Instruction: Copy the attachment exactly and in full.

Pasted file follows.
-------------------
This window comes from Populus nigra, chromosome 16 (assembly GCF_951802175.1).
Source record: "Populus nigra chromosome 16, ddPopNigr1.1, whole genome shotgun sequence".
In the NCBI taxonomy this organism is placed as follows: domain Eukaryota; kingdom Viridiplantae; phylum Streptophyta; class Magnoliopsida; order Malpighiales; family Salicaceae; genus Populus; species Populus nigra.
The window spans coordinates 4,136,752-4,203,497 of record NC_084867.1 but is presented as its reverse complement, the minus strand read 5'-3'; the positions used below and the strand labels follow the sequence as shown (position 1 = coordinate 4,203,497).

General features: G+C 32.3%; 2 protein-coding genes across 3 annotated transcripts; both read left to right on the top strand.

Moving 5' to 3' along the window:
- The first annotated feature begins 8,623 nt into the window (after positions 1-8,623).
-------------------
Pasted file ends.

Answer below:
This window comes from Populus nigra, chromosome 16 (assembly GCF_951802175.1).
Source record: "Populus nigra chromosome 16, ddPopNigr1.1, whole genome shotgun sequence".
In the NCBI taxonomy this organism is placed as follows: domain Eukaryota; kingdom Viridiplantae; phylum Streptophyta; class Magnoliopsida; order Malpighiales; family Salicaceae; genus Populus; species Populus nigra.
The window spans coordinates 4,136,752-4,203,497 of record NC_084867.1 but is presented as its reverse complement, the minus strand read 5'-3'; the positions used below and the strand labels follow the sequence as shown (position 1 = coordinate 4,203,497).

General features: G+C 32.3%; 2 protein-coding genes across 3 annotated transcripts; both read left to right on the top strand.

Moving 5' to 3' along the window:
- The first annotated feature begins 8,623 nt into the window (after positions 1-8,623).